When was the last time that you purchased a new car? It did not have to be a “new” new car exactly; just new to you. If you are like most, you probably did your research. You looked at all the factors that are important to you when purchasing a vehicle; such as what you need, what you want, your budget etc.
And after doing your extensive research, you landed on that yellow Jeep as your final decision. Yes, a yellow Jeep. And once you have come to this decision, you have just told your brain that a yellow Jeep is exactly what you want. And then something interesting happens. Yellow Jeeps start popping up all over the place.
Now is that because the universe has just dumped thousands of yellow Jeeps on the road?
No, the reason that you are now seeing yellow Jeeps all over town is because you have given your brain something specific to focus on.
You have told your brain what is essential and the part of the brain that you are navigating is the Reticular Activating System (RAS). RAS is the part of the brain that determines what you are going to focus on based on what you tell it to focus on.
Your RAS does not discriminate, meaning your RAS does not know if your thoughts are good ones or bad ones. It does not know if your thoughts support you toward your desired goals or detract you. And it does not know if your thoughts are good for you or not.
Whatever you tell your RAS it will find evidence to support it.
How does this apply to you as a leader? As a leader, if you tell yourself that a work situation is untenable, that there is no possible way that you can move forward because your team will never “get it”, your RAS will find all the supporting evidence to prove you are right. The situation will be untenable, will lack a solution and your staff won’t ever get it. So, what you think will determine what comes your way.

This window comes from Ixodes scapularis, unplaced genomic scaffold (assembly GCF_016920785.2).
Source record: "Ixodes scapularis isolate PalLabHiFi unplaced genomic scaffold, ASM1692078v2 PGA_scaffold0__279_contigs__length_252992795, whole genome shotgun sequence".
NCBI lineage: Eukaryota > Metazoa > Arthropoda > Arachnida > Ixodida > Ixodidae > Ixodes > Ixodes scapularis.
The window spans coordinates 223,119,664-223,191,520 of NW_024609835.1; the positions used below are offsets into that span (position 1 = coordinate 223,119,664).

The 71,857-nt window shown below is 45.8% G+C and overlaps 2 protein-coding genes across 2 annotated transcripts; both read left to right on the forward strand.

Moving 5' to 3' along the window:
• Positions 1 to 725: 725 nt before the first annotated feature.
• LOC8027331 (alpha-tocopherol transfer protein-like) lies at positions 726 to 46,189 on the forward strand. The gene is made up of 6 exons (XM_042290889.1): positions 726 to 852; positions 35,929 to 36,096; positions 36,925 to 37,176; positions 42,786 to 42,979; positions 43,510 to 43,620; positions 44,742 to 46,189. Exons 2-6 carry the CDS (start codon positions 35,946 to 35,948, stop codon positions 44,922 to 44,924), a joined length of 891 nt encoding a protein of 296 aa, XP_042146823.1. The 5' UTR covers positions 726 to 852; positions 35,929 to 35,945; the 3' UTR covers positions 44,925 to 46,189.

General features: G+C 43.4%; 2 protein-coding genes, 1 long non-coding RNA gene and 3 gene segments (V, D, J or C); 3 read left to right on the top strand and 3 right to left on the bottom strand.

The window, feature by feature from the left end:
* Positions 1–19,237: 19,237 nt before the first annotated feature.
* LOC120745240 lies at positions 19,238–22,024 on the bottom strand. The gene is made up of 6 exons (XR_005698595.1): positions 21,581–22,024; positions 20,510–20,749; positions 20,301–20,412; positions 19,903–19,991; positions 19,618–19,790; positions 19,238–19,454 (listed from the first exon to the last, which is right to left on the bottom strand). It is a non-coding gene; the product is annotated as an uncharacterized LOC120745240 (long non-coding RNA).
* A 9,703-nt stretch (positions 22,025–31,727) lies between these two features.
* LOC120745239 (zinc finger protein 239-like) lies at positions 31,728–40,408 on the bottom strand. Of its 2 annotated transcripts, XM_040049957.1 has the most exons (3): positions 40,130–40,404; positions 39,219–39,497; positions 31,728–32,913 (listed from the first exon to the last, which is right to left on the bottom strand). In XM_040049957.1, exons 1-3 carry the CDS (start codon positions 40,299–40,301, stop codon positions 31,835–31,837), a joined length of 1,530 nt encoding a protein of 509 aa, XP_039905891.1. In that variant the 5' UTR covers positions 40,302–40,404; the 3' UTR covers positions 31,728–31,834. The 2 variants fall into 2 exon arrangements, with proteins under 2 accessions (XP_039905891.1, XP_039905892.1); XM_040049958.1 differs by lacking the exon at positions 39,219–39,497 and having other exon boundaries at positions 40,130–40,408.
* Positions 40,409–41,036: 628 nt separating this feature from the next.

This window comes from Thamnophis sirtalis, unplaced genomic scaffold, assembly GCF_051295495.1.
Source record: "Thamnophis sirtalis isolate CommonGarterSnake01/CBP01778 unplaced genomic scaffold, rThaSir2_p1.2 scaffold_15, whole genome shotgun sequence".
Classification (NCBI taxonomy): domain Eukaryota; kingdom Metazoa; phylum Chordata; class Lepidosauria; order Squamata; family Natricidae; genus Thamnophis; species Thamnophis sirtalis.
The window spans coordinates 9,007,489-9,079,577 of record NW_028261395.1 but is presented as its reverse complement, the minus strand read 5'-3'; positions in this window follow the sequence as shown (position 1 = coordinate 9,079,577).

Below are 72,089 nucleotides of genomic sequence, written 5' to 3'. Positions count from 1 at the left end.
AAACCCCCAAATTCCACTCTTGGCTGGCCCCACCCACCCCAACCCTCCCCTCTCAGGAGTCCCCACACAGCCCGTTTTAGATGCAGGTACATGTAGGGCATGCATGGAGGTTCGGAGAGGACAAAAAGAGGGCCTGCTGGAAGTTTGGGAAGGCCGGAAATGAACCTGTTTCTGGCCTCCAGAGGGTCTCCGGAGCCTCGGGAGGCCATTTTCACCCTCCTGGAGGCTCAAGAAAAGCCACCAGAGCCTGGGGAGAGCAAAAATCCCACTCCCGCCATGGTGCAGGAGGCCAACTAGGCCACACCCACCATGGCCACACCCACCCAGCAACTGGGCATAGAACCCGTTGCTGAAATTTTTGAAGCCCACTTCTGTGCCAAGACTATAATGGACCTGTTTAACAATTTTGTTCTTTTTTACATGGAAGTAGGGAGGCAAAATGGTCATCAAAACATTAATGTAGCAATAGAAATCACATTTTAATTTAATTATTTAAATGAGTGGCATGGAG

As a leader, practice telling your brain where you want to go. Decide on what you are going to tell your RAS. For example, tell yourself and your team, we got this! We are going to find a way! We are going to find the value in this tough situation.
This will tell your RAS that what want to focus on are the positive aspects of the situation. Those positive aspects will then show up and be visible – just like the yellow Jeeps that keep showing up. You’ll see it when you believe it.
The message here is not to act or pretend as if everything and everyone is “dandy”. As a leader, it is not about painting an unrealistic picture. Leaders must identify and address the good, the bad and the ugly. Yet, it is important to understand that the thoughts and impressions you “anchor in” will inform your RAS.
Tell your RAS what you want it to focus on. What you think about is going to dictate what you notice and influence how you act. So, choose you’re them wisely.